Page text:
(33) To regulate the collecting, pickup and transportation of garbage and trash, within the parish but outside incorporated municipalities, and to grant franchises, exclusive or nonexclusive to garbage and trash collectors, provided that an exclusive franchise shall be granted only after advertising, reception of bids and awarding of contract in accordance with law. The provisions of this Paragraph shall not apply in the parishes of Acadia, Vermillion, St. Landry, St. Charles, St. John the Baptist, St. James, St. Tammany, Ouachita, Ascension, Terrebonne, Evangeline, East Baton Rouge, Livingston, St. Helena, Jefferson, Jefferson Davis, Tangipahoa, Bossier, Rapides, Cameron, Grant, DeSoto, Sabine, Red River, Webster and Lafayette.
This general grant of power confers substantial responsibility over solid waste disposal which may, at first blush, appear sufficient to authorize the billing and collection procedure established by the Assumption Parish Police Jury. This initial impression fades upon consideration of other statutory provisions.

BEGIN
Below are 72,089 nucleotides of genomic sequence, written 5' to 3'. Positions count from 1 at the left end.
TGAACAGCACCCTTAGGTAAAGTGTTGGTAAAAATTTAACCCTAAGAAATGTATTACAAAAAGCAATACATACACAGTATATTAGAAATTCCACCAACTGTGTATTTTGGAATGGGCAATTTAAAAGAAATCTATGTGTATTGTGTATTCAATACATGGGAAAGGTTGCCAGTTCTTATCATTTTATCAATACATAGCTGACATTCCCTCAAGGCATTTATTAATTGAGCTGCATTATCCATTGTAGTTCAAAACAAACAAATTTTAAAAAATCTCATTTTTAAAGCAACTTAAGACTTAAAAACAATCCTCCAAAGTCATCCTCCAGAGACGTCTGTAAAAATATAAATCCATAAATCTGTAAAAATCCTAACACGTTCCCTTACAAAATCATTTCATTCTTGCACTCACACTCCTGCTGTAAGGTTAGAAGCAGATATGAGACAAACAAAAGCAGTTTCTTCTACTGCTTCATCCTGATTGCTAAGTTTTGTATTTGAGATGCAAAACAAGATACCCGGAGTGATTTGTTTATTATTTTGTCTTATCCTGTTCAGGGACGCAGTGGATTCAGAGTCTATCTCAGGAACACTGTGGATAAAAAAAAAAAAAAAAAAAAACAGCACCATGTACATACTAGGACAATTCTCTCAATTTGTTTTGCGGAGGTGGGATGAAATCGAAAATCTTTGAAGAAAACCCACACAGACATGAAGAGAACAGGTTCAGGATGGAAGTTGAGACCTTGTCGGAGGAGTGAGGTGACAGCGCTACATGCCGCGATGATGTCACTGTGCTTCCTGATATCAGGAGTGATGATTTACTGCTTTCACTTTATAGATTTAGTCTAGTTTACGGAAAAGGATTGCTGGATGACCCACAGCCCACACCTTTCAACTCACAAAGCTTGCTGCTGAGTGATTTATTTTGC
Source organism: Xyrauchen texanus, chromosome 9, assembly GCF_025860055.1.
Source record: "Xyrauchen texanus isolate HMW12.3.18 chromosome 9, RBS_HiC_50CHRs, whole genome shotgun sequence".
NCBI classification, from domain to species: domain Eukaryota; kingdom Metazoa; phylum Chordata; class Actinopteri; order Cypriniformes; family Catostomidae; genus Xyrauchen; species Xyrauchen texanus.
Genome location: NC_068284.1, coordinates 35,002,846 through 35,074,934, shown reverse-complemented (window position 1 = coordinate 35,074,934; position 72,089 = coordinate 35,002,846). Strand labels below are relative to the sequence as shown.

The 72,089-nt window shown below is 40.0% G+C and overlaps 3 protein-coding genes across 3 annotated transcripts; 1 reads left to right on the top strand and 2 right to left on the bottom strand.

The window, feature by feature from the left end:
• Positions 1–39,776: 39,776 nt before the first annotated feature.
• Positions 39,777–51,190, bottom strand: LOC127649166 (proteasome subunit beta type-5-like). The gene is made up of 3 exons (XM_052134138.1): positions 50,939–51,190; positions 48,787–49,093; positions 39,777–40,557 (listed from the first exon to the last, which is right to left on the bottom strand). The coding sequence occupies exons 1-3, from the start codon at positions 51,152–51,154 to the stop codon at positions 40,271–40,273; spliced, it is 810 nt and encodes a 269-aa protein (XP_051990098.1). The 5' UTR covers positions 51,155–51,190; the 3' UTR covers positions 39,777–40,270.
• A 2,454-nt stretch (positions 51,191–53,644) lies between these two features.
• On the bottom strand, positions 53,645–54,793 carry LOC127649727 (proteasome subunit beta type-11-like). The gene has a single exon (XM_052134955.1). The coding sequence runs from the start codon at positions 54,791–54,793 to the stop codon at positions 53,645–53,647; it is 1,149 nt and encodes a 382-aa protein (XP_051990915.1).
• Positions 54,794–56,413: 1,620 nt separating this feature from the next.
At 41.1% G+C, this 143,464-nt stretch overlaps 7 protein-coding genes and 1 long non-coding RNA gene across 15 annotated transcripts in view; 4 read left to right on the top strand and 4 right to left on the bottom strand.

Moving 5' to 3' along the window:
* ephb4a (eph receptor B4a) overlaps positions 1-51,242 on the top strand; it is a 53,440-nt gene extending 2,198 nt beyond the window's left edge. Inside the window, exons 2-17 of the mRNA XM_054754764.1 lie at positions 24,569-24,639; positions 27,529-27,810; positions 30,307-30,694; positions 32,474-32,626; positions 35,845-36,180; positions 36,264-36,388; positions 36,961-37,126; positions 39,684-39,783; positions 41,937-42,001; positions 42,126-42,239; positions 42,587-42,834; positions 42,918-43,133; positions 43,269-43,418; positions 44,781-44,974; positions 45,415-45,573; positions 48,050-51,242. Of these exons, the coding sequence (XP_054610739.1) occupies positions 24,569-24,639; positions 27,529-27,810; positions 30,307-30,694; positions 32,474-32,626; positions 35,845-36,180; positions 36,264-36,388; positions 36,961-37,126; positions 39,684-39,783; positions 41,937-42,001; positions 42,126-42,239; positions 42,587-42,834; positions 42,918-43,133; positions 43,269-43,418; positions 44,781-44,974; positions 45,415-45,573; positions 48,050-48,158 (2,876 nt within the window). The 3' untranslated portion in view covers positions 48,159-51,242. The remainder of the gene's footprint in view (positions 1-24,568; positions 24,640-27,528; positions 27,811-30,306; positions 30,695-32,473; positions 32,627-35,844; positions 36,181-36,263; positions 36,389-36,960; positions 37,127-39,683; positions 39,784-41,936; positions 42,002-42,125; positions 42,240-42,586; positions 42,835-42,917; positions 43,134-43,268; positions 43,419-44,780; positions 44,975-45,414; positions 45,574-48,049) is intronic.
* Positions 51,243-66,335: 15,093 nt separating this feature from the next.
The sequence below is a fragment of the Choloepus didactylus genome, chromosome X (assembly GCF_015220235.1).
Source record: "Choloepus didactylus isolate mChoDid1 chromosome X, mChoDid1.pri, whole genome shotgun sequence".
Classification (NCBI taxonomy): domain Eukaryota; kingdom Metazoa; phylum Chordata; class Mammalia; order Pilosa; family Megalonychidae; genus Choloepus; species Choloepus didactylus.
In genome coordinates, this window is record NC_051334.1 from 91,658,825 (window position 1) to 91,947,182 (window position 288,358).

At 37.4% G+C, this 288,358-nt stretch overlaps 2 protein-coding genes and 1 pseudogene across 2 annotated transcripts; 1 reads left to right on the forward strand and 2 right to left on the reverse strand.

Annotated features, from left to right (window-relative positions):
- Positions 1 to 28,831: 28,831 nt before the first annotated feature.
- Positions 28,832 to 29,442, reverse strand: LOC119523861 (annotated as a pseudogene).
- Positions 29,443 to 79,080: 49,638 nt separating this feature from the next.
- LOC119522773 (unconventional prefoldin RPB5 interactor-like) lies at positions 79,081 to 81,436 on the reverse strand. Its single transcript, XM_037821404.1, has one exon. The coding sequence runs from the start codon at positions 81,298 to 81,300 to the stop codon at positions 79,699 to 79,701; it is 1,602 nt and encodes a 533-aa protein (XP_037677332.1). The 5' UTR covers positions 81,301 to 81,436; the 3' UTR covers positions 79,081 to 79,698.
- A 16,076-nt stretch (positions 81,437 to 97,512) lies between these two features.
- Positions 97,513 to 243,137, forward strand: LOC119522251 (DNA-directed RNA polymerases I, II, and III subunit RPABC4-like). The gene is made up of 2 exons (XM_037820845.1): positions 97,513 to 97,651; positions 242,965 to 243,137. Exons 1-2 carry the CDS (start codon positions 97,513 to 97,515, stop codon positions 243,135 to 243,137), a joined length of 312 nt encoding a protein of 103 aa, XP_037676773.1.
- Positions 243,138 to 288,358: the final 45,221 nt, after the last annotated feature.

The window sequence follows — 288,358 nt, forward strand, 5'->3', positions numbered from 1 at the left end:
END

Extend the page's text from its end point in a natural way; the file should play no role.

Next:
Bearing in mind that the police jury has only those powers conferred, we find particularly relevant La.R.S. 33:4169 entitled: "Collection contracts for sewerage service charges; garbage service charges." In subsections (A) and (D) the legislature authorizes local governmental units to establish joint billing for water and sewerage, and to provide that the failure to pay for either service may lead to the termination of the water supply.1 It is important to note that subsections (A) and (D) relate only to water and sewerage; there is no reference to solid waste.
The legislature has addressed the subject of the joint billing of garbage collection fees and water fees, as well as the termination of water services for failure to pay either, in La.R.S. 33:4169(B) and (C) which prescribe: